Endangered animal’s exhausting search for sex may be killing it, study says

Photo from the Australian Dept. of Agriculture

Swedish artist Tove Lo sings “No One Dies From Love.” Well, this little sex-obsessed, sleep-deprived animal might.

The male northern quoll, an endangered marsupial native to the Australian coasts, appears to literally die from its sexual habits. The obscure creature forgoes sleep in search of mates, leading to exhaustion and death, according to a new study published Feb. 1 in the journal Royal Society Open Science.

The findings likely explain the peculiar phenomenon where males die after one season of breeding, while females survive for up to four seasons, researchers affiliated with the University of the Sunshine Coast and the University of Queensland wrote in the study.

In 2019, researchers captured a group of northern quolls and fastened accelerometers, which looked like small backpacks, to each creature. Microchips and ear tags were also used for identification.

The small animals were then released into an enclosure and recorded on video so that a machine learning algorithm could review, learn and predict their behavior, researchers said. Nearly a dozen distinct behaviors were identified, including climbing, resting, walking, jumping, scurrying and standing vigilant.

Afterwards, the animals were released at their place of capture and approximately 850 hours of “wild roaming” behavior was recorded by the accelerometers.

The newly trained machine learning algorithm then analyzed the collected data and predicted the quolls’ behavior, which revealed significant differences between genders, researchers found.

Males were more active overall, spending more time performing high-energy behaviors such as walking, while females spent more time undertaking low-energy activities such as lying and resting, researchers said.

For example, males, on average, spent 13.1% of their time walking, whereas females spent 8.9% doing the same.

Researchers hypothesized that the discrepancy exists because males were prone to travel large distances to find areas with a “high density of females.”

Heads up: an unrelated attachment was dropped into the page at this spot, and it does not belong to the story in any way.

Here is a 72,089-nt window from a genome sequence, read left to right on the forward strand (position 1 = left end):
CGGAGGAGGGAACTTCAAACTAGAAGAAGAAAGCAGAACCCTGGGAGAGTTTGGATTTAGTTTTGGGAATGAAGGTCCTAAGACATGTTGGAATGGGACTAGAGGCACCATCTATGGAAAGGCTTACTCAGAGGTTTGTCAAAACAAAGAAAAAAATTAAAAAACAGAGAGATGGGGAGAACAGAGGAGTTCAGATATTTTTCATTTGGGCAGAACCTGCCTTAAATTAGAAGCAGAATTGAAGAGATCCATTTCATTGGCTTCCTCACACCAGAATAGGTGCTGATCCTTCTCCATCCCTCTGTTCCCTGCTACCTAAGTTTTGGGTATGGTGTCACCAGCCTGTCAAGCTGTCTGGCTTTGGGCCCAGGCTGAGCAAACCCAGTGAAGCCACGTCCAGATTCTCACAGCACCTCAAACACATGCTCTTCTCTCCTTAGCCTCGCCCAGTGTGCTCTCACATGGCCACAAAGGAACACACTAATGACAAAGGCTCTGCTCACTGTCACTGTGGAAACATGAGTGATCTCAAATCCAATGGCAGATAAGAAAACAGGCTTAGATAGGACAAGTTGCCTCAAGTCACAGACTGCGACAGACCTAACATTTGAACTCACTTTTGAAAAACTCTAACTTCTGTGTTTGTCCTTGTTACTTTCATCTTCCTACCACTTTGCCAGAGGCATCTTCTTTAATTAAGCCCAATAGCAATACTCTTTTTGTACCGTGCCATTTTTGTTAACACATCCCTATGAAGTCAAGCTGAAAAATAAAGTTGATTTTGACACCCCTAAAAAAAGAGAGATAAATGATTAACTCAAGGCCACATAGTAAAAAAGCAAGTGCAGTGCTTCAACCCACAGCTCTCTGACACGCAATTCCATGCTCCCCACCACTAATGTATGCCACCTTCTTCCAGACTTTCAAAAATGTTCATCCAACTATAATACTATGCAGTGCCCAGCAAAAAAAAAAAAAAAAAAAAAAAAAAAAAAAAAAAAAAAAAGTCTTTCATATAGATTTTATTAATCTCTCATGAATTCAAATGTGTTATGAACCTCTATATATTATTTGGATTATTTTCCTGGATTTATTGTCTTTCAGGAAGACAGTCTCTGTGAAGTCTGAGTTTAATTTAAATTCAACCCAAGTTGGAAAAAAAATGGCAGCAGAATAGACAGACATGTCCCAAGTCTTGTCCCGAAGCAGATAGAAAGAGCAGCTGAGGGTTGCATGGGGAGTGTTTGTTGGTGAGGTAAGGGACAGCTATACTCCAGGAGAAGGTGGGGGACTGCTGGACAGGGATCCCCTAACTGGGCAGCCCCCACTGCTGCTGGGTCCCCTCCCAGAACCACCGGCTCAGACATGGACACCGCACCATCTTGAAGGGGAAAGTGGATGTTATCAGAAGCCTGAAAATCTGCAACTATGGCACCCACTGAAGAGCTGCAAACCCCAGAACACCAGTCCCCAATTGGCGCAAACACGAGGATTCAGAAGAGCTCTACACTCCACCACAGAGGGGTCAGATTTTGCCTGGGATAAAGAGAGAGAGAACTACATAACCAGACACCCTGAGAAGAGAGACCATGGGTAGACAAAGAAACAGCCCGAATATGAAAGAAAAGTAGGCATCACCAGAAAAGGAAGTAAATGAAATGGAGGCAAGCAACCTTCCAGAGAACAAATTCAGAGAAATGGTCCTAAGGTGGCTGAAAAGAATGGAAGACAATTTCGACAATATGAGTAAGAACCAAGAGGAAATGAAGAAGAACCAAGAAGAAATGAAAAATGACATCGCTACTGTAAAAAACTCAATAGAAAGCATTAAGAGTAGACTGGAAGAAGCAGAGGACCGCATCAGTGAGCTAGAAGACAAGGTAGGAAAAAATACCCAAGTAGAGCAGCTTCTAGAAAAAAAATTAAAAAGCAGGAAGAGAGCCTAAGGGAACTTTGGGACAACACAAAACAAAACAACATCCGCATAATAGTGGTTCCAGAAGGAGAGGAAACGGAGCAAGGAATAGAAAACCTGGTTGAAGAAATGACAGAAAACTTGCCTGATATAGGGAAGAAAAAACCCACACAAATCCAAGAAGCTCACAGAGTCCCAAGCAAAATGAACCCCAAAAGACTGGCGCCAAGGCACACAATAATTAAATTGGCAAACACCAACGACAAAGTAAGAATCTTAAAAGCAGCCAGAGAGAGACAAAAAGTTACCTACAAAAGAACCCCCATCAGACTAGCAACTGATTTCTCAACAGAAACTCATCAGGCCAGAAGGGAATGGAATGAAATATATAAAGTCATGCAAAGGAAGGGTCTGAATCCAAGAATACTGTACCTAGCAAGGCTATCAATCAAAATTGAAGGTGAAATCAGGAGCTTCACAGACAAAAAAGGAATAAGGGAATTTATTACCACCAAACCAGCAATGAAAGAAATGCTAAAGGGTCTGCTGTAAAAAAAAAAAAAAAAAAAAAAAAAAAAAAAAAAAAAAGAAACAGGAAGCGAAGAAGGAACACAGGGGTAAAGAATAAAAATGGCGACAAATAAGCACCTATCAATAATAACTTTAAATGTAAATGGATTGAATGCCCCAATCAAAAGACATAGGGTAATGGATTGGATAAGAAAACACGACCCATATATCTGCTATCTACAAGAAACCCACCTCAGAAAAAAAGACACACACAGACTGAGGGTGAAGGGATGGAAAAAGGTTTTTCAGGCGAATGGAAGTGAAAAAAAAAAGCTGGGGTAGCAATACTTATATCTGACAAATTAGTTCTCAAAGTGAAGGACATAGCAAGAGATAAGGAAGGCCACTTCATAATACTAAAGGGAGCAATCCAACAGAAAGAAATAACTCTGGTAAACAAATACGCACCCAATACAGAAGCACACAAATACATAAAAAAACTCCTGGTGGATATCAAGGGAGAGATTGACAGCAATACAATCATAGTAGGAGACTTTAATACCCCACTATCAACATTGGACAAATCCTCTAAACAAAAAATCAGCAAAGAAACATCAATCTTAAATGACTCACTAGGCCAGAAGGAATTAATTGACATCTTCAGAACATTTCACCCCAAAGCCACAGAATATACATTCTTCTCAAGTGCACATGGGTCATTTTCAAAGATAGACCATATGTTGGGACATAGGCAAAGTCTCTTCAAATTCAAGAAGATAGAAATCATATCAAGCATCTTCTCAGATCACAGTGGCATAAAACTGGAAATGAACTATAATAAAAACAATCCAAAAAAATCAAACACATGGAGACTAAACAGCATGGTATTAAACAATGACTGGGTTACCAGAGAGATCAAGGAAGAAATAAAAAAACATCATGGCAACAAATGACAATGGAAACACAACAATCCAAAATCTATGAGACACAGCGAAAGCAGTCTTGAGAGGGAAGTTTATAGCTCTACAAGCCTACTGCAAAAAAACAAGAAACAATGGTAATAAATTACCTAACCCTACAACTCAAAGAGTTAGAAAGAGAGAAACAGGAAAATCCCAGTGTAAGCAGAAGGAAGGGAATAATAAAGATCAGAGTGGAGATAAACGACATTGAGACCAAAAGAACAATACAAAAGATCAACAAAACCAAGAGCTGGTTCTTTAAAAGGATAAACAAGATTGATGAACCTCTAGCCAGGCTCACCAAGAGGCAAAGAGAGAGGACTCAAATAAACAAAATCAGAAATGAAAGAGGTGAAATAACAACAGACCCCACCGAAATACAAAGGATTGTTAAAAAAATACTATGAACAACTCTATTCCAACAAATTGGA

One male, known as Moimoi, walked 6.5 miles in one day, a sizable distance for the tiny quoll, to find a mate.

Researchers inferred that based on their high levels of activity, the males were likely sleep deprived, meaning they could “become easy prey, unable to avoid collisions, or die from exhaustion.”

This high-stakes mating strategy, though it often ends in early death, does appear effective, researchers said.

“It works for the quolls because the females all synchronize their reproductive cycles within a narrow period, based on the abundance of insect food available,” Christofer Clemente, one of the study’s co-authors told McClatchy News. “This means the best strategy for males is to mate with as many females in this short window of opportunity.”

Unfortunately, through no fault of their mating tactics, northern quoll populations continue to decrease, Clemente said. According to one estimate, there are only about 100,000 left.

“The key factors for their population decline are habitat loss, and invasive species like dogs, cats, foxes and the invasive cane toads,” he said.

Storms pour summer’s worth of rain on New Zealand in one day — and water keeps coming

Hospital construction uncovers ancient, treasure-filled tombs in China. Take a look

Large great white sharks are gathering off South Carolina, satellite tracking shows